Q&A: Nancy K. Miller on My Brilliant Friends

 In this astute, passionate, rigorously honest book about her friendships with three extraordinary women, Miller delineates the mysterious geography of those attachments we are not born into, but choose freely. The longing, pain, confusion, envy, and joy that inhabit the often unarticulated distance between “me” and “you” are so alive on these pages, they are still resonating inside me. I loved reading this book.

~ Siri Hustvedt, author of A Woman Looking at Men Looking at Women

This week, we’re featuring My Brilliant Friends: Our Lives in Feminism, by Nancy K. Miller, distinguished professor of life writing and cultural criticism at the Graduate Center, City University of New York. In this interview, Miller shares her structural approach to and challenges in crafting this group biography, how her three friendships are uniquely “feminist,” and what the evolution of feminism looks like today.

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Q: Your book is about your friendships with three literary critics and scholars, Carolyn Heilbrun, Naomi Schor, and Diane Middlebrook. You write about them in that order. How did you decide on the structure?

Nancy K. Miller: My original plan was linear, following the chronology in which these friendships were forged. This happened also to be the order in which each of the friends died. The symmetry seemed irresistible. This meant beginning the narrative with Naomi Schor, who died suddenly in 2001, at fifty-eight. She was the first friend I lost. But when the manuscript was accepted, and I started to prepare it for publication, I began to think about the book from the perspective of readers, not autobiographical fact. It seemed to me that book should begin with Carolyn Heilbrun because she represented second-wave feminism as we lived it in academia. She also famously articulated a wholly original vision of why friendship mattered in women’s lives and how it flourished in the bonds created by feminism.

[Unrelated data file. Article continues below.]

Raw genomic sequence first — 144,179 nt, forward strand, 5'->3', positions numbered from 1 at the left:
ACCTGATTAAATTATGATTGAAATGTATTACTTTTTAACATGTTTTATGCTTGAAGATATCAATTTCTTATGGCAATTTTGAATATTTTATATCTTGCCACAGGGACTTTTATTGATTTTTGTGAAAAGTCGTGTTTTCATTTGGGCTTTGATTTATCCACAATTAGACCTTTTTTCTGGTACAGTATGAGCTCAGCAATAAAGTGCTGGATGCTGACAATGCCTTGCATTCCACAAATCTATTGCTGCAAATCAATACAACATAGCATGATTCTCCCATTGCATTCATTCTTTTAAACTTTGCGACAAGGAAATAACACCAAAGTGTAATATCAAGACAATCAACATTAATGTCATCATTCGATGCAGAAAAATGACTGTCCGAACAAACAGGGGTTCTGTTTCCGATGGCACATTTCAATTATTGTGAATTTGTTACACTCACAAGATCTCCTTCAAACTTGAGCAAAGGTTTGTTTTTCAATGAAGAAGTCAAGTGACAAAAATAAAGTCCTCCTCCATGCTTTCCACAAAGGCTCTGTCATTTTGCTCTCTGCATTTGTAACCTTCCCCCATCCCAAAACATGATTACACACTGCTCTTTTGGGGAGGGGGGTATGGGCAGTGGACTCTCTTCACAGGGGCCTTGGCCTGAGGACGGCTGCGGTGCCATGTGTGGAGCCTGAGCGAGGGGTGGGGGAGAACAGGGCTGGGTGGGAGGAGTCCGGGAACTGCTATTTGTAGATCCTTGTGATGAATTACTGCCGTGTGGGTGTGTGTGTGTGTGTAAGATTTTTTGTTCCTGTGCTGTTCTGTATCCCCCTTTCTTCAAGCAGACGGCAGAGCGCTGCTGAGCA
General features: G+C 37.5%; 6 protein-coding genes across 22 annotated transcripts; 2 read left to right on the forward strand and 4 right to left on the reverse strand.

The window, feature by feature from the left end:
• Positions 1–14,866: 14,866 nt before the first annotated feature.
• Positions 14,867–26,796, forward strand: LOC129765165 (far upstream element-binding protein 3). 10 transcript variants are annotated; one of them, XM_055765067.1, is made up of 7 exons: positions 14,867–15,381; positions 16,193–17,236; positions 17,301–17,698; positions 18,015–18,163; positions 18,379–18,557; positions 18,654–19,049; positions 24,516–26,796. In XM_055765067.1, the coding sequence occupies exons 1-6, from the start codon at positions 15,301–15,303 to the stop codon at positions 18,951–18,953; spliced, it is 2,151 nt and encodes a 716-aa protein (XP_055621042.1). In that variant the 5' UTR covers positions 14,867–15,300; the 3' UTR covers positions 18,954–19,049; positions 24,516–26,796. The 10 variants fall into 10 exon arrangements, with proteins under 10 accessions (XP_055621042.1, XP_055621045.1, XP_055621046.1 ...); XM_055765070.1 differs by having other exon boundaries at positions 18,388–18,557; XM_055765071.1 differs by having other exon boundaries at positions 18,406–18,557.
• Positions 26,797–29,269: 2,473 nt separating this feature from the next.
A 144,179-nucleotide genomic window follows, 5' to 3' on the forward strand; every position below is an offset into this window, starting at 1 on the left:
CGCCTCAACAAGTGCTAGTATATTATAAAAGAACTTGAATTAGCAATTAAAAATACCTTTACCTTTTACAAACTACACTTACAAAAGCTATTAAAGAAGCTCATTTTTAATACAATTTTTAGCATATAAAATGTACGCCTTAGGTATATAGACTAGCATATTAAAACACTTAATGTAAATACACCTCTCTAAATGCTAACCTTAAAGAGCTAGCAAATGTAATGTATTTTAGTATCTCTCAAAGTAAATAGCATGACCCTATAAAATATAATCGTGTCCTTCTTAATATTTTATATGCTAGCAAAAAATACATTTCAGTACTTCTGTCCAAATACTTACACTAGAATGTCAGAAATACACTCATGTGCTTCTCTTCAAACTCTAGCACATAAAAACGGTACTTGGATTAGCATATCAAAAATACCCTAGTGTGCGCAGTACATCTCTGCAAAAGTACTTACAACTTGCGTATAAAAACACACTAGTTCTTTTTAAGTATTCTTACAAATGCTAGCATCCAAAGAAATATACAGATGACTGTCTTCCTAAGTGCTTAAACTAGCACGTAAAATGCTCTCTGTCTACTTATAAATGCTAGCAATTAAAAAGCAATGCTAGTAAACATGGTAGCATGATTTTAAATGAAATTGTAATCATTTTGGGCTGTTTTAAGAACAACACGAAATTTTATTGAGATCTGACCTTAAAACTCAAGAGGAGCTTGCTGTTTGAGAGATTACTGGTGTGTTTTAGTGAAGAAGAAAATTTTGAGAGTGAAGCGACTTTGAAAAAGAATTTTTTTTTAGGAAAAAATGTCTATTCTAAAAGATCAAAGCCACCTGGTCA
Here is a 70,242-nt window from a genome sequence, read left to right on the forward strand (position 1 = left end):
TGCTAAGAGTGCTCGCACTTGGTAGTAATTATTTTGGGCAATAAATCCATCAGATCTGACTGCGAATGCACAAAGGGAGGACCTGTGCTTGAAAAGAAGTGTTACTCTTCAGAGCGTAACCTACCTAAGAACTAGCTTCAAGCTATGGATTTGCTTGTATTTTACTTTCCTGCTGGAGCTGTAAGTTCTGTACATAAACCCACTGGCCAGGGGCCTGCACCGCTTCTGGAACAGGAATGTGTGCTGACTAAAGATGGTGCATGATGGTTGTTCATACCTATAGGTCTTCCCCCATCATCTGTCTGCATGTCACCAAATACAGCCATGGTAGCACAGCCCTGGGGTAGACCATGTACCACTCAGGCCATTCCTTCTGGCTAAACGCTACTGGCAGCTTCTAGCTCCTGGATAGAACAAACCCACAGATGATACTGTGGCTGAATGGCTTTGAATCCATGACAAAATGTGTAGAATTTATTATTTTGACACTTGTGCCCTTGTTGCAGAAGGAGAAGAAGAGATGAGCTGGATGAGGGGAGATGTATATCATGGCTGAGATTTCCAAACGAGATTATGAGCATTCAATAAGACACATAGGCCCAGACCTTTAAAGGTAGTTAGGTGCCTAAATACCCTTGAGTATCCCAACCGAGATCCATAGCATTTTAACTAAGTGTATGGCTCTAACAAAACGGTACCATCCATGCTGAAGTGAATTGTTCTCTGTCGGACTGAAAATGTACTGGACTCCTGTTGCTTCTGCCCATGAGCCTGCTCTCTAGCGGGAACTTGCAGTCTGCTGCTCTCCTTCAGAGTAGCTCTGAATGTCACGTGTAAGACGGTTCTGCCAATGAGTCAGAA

Q: You reflect on canonical models of friendship from Aristotle to Derrida. Which, if any, of these perspectives, all proposed by male philosophers, resonated for you? Where do they fall short? What theories of friendship did you come to believe in as you wrote this book?

NKM: It’s hard to ignore Aristotle. To borrow the title of Carolyn’s memoir about her years at Columbia in the 1950s, When All the Models We Had Were Men. And Aristotle’s friendship model presents a certain appeal. Just as when you want to know yourself, he writes, you look in a mirror; in the face of a friend, you see a second self. In Aristotle’s world, the metaphors applied, of course, to men of a certain social rank, since he understood friendship as a bond between equals, a bond of identification and replication. I liked the idea of a second self, but I was less persuaded by the notion of friendship as replication. I ultimately developed a notion of the second self in which the friend offered you another view of yourself—not so much a mirroring of sameness as a vision of difference that corresponded to another way of being in the world, another self. Additionally, in my model, the friendship was an act of reciprocation, a two-way mirror, if you like.

Q: Feminism seems strong in 2019. How do you see this book’s significance in relation to the cultural reemergence of a movement you and your friends helped create?